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post #1 of 18 Old 04-10-2017, 06:20 AM - Thread Starter
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Problem with digital video stabilizer

I recently purchased a magnavox DVD recorder in order to put a bunch (between 200/300) old VHS tapes (from late 80s to early 2000s) on DVDs before the tapes degenerate (many are dubbed blanks, many are purchased movies). It worked fine in the dubbing mode on many tapes, however some of the content I have on tape gets a recording error (E25). I went to find answers online, some suggested to try R- disks instead of R+, tried that, doesn't work. Other searches say one needs to buy a digital video stabilizer, so I ended up investing $60+ (The RXII actually didn't come with a 9v power supply, so I had to buy that separately), still didn't work. It works on tapes that are pure movie tapes (at least one anyway, the first one I tried), but I still get the E25 error on some of my previously dubbed VHS tapes. I figured out that the tapes I get the error on were some movies, comedy skits, or news elements that I had dubbed from cable (to tape) way back then (HBO, showtime .. I had a whole tape of CNN ground war news coverage vs Iraq in '91 plus some great original comedy skits like Robin Williams at the Met, Dennis Miller Black & White, Robert Wuhl, Sam Kinneson, etc..). Is it not working because the original cable content was Digital?? [I presume the DVS doesn't work on digital content .. I didn't think digital (vs analog) cable subscription content went that far back]. If so, will another brand/type of DVS type device work on this type content, like Grek, or no?? I would like to transfer all (100%) of my old VHS tape collection to DVDs & then get rid of the old tapes; I just need to figure out how to solve this problem (or am I just SOL on some of these things).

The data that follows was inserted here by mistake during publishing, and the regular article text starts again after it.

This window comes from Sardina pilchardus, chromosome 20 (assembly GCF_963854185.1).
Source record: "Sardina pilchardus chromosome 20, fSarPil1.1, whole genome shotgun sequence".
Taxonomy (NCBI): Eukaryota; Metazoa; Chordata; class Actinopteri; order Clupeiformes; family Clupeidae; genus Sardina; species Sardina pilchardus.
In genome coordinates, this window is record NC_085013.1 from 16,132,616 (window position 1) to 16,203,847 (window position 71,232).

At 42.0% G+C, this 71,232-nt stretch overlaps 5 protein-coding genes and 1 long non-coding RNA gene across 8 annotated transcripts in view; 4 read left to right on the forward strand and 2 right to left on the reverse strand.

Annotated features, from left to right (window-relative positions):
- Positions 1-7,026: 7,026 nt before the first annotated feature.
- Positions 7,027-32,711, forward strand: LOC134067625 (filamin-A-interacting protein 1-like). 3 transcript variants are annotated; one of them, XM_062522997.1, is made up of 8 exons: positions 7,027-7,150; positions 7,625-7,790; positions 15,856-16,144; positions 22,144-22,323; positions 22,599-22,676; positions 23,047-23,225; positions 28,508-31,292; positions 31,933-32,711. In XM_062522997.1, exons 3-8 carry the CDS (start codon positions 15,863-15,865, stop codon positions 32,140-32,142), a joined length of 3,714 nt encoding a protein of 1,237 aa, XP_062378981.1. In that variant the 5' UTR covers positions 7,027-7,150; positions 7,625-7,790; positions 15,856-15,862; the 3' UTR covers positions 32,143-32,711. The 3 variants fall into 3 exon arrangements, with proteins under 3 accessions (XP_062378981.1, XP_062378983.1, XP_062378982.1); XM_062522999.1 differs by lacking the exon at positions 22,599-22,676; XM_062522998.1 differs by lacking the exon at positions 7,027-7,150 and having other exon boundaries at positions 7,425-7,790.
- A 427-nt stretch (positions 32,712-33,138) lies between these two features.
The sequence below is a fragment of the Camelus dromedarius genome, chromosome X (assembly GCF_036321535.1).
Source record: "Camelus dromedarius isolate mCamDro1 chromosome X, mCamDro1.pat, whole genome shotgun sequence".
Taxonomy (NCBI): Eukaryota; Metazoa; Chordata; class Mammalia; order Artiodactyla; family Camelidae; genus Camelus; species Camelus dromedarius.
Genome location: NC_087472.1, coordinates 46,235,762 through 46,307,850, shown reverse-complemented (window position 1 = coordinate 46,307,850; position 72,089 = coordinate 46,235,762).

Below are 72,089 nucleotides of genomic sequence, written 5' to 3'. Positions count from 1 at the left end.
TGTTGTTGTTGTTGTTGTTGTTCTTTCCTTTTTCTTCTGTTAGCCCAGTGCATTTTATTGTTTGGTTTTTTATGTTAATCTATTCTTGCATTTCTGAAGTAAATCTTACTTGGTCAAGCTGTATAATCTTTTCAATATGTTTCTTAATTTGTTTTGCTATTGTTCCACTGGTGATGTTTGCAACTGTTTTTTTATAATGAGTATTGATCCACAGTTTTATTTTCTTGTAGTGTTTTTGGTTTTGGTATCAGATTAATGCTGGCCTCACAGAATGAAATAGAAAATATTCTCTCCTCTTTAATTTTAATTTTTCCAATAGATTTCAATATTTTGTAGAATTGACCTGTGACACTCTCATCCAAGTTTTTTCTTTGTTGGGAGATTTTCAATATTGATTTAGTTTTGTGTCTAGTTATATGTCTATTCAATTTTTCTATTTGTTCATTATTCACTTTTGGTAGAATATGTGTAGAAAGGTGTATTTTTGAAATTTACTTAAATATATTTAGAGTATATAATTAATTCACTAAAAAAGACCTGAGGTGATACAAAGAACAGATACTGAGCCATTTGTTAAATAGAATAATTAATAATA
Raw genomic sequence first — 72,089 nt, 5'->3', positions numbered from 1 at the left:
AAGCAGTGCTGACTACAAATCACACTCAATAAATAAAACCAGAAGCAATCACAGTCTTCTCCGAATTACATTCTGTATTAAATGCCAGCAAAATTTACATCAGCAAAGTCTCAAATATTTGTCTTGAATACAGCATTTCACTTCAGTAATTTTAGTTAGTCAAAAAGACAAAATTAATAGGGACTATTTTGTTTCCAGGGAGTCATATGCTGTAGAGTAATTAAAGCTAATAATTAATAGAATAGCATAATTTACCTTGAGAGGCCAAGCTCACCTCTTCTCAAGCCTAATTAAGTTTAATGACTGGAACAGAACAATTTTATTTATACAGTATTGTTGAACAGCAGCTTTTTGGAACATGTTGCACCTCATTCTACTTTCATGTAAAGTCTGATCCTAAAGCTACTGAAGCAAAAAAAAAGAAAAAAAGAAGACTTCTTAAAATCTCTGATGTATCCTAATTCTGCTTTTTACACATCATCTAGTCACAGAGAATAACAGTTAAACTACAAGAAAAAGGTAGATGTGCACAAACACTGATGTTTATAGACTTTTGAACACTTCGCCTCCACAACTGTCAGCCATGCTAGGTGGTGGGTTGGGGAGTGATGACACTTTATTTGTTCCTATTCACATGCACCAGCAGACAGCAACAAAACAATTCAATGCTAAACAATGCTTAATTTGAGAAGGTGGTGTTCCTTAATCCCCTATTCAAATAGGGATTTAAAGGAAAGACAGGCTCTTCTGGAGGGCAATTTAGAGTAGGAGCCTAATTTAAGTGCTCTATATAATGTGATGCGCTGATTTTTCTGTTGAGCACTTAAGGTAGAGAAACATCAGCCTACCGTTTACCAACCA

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post #2 of 18 Old 04-10-2017, 07:45 AM